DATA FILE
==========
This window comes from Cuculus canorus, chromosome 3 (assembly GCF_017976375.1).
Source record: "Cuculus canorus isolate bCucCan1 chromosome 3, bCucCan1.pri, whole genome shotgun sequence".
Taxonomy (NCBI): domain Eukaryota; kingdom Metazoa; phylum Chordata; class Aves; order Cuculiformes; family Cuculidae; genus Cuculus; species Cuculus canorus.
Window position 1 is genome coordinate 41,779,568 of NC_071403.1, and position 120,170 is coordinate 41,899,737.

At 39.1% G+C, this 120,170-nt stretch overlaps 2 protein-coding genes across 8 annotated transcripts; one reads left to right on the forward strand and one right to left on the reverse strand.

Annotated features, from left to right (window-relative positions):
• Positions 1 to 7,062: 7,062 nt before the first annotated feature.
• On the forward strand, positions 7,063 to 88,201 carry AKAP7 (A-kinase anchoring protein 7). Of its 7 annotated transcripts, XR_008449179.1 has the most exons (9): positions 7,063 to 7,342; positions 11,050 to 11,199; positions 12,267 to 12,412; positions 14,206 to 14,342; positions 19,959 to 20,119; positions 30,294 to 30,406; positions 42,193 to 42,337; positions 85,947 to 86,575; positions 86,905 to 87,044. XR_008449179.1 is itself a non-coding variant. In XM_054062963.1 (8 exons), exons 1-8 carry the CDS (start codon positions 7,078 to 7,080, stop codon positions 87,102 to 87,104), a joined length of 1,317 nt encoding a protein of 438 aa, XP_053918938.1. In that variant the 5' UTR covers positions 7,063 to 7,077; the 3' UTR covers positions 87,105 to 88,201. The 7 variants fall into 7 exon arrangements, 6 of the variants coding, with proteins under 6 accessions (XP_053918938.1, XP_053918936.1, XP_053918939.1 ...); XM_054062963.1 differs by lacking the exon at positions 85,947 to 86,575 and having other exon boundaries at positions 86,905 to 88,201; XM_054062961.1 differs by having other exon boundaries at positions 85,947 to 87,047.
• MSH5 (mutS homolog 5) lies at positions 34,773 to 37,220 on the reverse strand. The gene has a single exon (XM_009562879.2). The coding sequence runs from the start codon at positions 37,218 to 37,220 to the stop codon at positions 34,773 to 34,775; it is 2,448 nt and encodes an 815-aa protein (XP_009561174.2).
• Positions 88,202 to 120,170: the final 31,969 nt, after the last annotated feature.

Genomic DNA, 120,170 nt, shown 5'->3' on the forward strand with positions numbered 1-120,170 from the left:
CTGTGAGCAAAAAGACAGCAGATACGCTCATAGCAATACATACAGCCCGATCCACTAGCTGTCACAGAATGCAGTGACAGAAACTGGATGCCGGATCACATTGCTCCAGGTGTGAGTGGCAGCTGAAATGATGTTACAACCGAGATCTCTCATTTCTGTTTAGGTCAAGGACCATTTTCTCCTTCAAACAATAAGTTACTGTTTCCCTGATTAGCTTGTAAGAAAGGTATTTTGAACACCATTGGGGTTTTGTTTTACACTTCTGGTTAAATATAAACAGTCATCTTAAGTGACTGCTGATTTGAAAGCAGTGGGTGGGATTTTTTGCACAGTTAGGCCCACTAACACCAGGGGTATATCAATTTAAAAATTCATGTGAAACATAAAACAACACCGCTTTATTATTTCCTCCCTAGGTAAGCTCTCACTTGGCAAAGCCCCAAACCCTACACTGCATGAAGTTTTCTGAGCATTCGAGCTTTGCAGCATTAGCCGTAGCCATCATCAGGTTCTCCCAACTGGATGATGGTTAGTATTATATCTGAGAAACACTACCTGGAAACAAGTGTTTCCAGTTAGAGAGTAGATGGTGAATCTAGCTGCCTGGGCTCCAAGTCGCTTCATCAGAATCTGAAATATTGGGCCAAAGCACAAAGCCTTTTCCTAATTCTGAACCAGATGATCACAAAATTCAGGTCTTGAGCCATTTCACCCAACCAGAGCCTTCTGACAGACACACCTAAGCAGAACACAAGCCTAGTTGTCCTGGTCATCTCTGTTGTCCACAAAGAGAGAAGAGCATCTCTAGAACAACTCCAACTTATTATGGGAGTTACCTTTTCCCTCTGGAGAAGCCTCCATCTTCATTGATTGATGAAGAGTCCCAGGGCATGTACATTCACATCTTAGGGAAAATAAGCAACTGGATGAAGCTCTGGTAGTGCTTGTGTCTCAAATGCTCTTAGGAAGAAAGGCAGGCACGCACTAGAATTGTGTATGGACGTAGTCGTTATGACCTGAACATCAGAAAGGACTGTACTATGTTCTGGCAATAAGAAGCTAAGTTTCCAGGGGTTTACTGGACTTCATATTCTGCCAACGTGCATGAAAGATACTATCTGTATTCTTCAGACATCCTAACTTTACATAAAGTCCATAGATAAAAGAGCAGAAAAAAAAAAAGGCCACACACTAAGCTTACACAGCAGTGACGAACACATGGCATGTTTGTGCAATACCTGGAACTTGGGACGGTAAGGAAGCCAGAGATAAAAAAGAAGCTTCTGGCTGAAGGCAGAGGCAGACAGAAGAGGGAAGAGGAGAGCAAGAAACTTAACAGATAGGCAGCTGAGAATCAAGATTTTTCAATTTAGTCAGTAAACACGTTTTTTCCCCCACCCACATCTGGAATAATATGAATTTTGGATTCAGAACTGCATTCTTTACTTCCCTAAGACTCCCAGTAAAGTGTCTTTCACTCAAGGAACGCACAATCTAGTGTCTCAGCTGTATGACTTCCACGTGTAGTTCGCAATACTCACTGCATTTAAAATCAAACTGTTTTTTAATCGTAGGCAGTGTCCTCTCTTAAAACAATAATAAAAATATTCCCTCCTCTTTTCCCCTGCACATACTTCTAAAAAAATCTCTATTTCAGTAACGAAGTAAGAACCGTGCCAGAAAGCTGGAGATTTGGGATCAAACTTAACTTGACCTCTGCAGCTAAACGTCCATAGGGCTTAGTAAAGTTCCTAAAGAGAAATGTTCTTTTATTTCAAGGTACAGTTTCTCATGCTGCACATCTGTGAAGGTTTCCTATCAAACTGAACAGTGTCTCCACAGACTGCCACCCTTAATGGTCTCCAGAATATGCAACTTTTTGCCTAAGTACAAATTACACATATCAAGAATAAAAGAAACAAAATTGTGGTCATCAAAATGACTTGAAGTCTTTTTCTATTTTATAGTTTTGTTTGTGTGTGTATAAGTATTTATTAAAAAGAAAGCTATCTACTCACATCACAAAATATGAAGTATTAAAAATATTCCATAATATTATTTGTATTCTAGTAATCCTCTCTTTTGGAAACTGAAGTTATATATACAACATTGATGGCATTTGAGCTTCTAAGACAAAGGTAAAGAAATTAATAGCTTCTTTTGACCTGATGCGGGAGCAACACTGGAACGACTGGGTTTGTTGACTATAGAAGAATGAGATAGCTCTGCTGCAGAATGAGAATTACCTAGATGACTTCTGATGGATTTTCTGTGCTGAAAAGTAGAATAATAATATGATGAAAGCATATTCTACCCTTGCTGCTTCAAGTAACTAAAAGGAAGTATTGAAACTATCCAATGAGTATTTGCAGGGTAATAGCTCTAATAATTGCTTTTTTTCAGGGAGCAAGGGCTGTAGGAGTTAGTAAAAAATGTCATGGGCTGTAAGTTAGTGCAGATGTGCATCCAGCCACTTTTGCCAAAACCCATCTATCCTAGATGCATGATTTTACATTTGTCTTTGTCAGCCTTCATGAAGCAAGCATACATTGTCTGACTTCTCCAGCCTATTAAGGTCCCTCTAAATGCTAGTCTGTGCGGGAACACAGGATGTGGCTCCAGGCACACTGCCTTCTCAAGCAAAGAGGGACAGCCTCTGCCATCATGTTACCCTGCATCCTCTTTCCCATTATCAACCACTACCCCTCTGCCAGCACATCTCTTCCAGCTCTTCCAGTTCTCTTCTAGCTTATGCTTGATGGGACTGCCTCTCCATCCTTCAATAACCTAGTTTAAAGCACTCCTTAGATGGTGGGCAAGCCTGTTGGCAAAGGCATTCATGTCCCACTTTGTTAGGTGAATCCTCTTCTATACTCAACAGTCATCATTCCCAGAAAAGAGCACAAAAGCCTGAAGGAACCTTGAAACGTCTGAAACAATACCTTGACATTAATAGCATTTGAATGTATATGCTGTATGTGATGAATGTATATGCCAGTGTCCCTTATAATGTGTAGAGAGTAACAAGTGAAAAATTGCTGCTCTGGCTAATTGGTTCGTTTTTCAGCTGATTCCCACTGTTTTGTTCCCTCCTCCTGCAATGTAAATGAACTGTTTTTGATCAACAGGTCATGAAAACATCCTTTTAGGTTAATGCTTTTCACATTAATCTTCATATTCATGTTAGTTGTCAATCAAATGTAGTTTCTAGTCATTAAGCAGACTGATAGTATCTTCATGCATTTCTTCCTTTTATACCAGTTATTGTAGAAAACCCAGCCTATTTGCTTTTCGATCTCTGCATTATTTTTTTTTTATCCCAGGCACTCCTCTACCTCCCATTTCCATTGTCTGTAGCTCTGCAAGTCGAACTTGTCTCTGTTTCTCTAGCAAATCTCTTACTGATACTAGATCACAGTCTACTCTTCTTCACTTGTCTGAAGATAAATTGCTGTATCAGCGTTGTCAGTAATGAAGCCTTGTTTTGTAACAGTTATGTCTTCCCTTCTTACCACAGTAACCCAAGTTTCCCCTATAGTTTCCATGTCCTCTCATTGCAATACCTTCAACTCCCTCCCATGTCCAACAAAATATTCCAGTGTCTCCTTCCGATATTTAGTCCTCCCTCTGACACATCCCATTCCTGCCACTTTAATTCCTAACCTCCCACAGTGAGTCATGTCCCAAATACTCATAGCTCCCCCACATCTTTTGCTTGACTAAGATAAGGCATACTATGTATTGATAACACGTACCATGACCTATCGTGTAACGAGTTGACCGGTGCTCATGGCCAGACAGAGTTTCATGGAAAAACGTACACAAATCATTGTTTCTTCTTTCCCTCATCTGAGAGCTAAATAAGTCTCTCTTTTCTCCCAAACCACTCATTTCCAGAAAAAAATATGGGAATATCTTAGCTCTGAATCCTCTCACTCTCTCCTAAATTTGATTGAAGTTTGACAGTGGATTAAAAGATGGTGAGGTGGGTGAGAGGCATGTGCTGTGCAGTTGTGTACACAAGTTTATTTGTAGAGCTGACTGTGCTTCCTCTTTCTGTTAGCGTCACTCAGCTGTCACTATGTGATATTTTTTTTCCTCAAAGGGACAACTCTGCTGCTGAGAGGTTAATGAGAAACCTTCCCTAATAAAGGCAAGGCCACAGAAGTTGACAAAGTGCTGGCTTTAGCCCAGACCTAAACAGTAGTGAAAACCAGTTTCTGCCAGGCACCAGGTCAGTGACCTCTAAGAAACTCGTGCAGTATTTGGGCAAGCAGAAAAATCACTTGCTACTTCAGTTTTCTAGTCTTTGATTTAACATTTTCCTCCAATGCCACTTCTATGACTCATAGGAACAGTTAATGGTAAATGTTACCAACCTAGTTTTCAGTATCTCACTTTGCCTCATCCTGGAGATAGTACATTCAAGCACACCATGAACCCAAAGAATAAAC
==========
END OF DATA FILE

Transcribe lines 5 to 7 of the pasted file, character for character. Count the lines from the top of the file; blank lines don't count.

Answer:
At 39.1% G+C, this 120,170-nt stretch overlaps 2 protein-coding genes across 8 annotated transcripts; one reads left to right on the forward strand and one right to left on the reverse strand.

Annotated features, from left to right (window-relative positions):
• Positions 1 to 7,062: 7,062 nt before the first annotated feature.